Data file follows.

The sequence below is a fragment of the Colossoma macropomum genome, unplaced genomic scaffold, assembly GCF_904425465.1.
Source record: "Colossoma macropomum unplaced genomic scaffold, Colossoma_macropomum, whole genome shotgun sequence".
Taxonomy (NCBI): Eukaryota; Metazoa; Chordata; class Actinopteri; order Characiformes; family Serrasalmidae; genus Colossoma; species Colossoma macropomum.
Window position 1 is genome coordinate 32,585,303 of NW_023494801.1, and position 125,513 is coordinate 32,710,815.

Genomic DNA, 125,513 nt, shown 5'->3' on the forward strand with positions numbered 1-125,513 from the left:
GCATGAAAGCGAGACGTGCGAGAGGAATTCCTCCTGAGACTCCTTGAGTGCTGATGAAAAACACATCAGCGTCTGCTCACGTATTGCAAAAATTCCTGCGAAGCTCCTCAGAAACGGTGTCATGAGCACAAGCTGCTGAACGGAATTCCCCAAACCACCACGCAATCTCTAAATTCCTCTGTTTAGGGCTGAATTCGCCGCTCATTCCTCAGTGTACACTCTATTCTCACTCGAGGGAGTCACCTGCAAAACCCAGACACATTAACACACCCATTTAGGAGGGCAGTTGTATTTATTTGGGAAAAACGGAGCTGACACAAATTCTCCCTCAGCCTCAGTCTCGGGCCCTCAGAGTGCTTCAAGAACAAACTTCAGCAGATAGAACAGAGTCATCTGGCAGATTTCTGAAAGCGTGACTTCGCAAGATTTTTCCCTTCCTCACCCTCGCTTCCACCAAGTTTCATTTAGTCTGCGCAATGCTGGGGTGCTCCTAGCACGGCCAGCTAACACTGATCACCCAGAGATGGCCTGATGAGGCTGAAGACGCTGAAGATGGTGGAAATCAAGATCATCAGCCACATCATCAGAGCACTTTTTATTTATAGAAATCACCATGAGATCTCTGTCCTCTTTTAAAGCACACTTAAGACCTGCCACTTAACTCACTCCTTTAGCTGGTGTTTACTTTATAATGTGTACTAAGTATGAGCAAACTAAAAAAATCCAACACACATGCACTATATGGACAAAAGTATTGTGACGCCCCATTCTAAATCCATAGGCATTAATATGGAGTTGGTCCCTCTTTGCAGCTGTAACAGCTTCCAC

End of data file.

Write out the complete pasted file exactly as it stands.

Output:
The sequence below is a fragment of the Colossoma macropomum genome, unplaced genomic scaffold, assembly GCF_904425465.1.
Source record: "Colossoma macropomum unplaced genomic scaffold, Colossoma_macropomum, whole genome shotgun sequence".
Taxonomy (NCBI): Eukaryota; Metazoa; Chordata; class Actinopteri; order Characiformes; family Serrasalmidae; genus Colossoma; species Colossoma macropomum.
Window position 1 is genome coordinate 32,585,303 of NW_023494801.1, and position 125,513 is coordinate 32,710,815.

Genomic DNA, 125,513 nt, shown 5'->3' on the forward strand with positions numbered 1-125,513 from the left:
GCATGAAAGCGAGACGTGCGAGAGGAATTCCTCCTGAGACTCCTTGAGTGCTGATGAAAAACACATCAGCGTCTGCTCACGTATTGCAAAAATTCCTGCGAAGCTCCTCAGAAACGGTGTCATGAGCACAAGCTGCTGAACGGAATTCCCCAAACCACCACGCAATCTCTAAATTCCTCTGTTTAGGGCTGAATTCGCCGCTCATTCCTCAGTGTACACTCTATTCTCACTCGAGGGAGTCACCTGCAAAACCCAGACACATTAACACACCCATTTAGGAGGGCAGTTGTATTTATTTGGGAAAAACGGAGCTGACACAAATTCTCCCTCAGCCTCAGTCTCGGGCCCTCAGAGTGCTTCAAGAACAAACTTCAGCAGATAGAACAGAGTCATCTGGCAGATTTCTGAAAGCGTGACTTCGCAAGATTTTTCCCTTCCTCACCCTCGCTTCCACCAAGTTTCATTTAGTCTGCGCAATGCTGGGGTGCTCCTAGCACGGCCAGCTAACACTGATCACCCAGAGATGGCCTGATGAGGCTGAAGACGCTGAAGATGGTGGAAATCAAGATCATCAGCCACATCATCAGAGCACTTTTTATTTATAGAAATCACCATGAGATCTCTGTCCTCTTTTAAAGCACACTTAAGACCTGCCACTTAACTCACTCCTTTAGCTGGTGTTTACTTTATAATGTGTACTAAGTATGAGCAAACTAAAAAAATCCAACACACATGCACTATATGGACAAAAGTATTGTGACGCCCCATTCTAAATCCATAGGCATTAATATGGAGTTGGTCCCTCTTTGCAGCTGTAACAGCTTCCAC